# Why are LED pulsed?

Discussion in 'Electronic Basics' started by Mr. C, Jan 13, 2006.

1. ### Mr. CGuest

I am curious. I wonder why LED are pulsed on many of the consumer
products I see. I have seen several devices pulse the LEDs
and I can actually see the blinking, especially if my eyes scan across
the display or a panel with discrete LEDs. Could it be that a super
high intensity captures the eye and the eye retains the recognition
for a while even when the LED is off? If so, then the LED would have
to be pulsed often enough for the eye to think it is still on. But
why is a shorter high current pulse better than a longer (or even
continuous) duty cycle at a lower current? Maybe its related to a
multiplexed drive arrangement where fewer lines are used if pulsed.
Just curious.

2. ### Rich GriseGuest

^^^^^^^^^^^^^^^^^^^^^^^^^^^^^^^^^^^^^^^^^^^^^^^^^^^^^^^^^^^^^^^^^^

Bingo!

;-)
Rich

3. ### Ralph MoweryGuest

Not always so. They are pulsed because the total curent demand at one time
is lower. If you have 10 leds drawing 10 ma each, that is 100 ma you have
to design the power supply for. If you pulse them so only one is on at a
time , you desing the supply for 10 ma.

4. ### ImpmonGuest

That is most likely the correct answer. It is often cheaper to use
multiplexing circuit to drive large number of LEDs (LCD and VFD
display as well) than to control each single segment individually.

Another factor is the current source. If it's just driving LED and
nothing else, cheap design may not have AC to DC conversion and just
feed AC straight into LED which results in 50hz or 60hz pulses.

5. ### John FieldsGuest

---
Not true. If you have 10 LEDs in the array and each one is on for
10% of the time and you want the apparent brightness of each LED to
remain constant, then you'll need to drive each one at ten times its
normal CW rating for 10% of the time and drive the array fast enough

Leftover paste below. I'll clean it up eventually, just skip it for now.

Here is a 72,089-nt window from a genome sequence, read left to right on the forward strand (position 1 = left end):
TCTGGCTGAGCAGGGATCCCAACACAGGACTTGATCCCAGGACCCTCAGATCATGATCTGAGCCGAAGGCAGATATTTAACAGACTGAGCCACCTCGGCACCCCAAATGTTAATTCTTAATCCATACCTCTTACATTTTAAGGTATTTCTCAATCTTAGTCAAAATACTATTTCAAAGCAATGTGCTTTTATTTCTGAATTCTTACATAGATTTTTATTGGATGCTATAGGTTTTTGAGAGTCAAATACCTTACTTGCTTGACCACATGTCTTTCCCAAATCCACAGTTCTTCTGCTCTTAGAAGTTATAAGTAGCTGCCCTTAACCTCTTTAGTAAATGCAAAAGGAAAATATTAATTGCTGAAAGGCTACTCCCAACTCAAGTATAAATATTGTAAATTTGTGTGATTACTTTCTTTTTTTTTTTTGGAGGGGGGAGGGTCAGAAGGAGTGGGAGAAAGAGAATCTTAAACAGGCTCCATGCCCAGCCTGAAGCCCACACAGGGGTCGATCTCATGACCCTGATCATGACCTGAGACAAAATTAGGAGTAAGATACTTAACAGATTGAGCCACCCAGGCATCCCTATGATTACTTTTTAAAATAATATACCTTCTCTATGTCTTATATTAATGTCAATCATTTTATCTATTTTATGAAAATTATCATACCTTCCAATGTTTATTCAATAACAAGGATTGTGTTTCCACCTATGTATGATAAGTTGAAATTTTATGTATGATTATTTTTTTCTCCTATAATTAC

so that persistence of vision won't see the flicker.

That means that if you have ten LEDs which are being driven at 100mA
each, for a tenth of a second each, and you're driving ten LEDs that
way, the average current out of the supply will be 100mA.

6. ### BlakeGuest

----- Original Message -----
From: "Mr. C" <>
Newsgroups: sci.electronics.basics
Sent: Friday, January 13, 2006 1:19 PM
Subject: Why are LED pulsed?

Many people believe that the eye does act as a peak detector, and therefore
a pulsed LED will use less power than a continuously lighted one off the
same apparent brightness.

7. ### John PopelishGuest

If we start listing the things that many people believe (in the
absence of demonstrated facts), it is going to make a long list.

8. ### Jasen BettsGuest

As with most stuff in consumer electronics it's to save money.
something like that happens
but the reason for the pulsing is that the way the LEDS are wired up
they can only light a few of them at a time.
Exactly. And those lines are often the most expensive part of the integrated
circuits driving the LEDs.

Bye.
Jasen

9. ### Mark FergersonGuest

Because whoever designed it wants the LED to get attention, and they
know that our "lizard brain" naturally focuses on things that change